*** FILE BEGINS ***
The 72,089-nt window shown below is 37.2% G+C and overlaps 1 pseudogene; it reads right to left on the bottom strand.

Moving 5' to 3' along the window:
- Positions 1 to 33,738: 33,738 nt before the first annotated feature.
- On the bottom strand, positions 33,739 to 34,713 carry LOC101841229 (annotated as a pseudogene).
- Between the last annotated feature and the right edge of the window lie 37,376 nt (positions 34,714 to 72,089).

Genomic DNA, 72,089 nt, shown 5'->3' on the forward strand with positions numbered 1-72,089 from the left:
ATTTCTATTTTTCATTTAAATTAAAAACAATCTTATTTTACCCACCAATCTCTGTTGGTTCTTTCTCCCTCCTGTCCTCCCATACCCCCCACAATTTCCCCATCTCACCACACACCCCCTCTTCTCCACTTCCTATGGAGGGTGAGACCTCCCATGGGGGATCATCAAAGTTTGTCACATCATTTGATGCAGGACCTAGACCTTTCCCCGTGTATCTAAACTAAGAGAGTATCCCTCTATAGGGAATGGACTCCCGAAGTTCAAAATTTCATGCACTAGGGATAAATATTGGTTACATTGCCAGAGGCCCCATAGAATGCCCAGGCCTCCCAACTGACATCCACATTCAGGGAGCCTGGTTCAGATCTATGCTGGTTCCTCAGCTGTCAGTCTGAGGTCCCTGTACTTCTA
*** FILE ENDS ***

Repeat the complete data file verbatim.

The 72,089-nt window shown below is 37.2% G+C and overlaps 1 pseudogene; it reads right to left on the bottom strand.

Moving 5' to 3' along the window:
- Positions 1 to 33,738: 33,738 nt before the first annotated feature.
- On the bottom strand, positions 33,739 to 34,713 carry LOC101841229 (annotated as a pseudogene).
- Between the last annotated feature and the right edge of the window lie 37,376 nt (positions 34,714 to 72,089).

Genomic DNA, 72,089 nt, shown 5'->3' on the forward strand with positions numbered 1-72,089 from the left:
ATTTCTATTTTTCATTTAAATTAAAAACAATCTTATTTTACCCACCAATCTCTGTTGGTTCTTTCTCCCTCCTGTCCTCCCATACCCCCCACAATTTCCCCATCTCACCACACACCCCCTCTTCTCCACTTCCTATGGAGGGTGAGACCTCCCATGGGGGATCATCAAAGTTTGTCACATCATTTGATGCAGGACCTAGACCTTTCCCCGTGTATCTAAACTAAGAGAGTATCCCTCTATAGGGAATGGACTCCCGAAGTTCAAAATTTCATGCACTAGGGATAAATATTGGTTACATTGCCAGAGGCCCCATAGAATGCCCAGGCCTCCCAACTGACATCCACATTCAGGGAGCCTGGTTCAGATCTATGCTGGTTCCTCAGCTGTCAGTCTGAGGTCCCTGTACTTCTA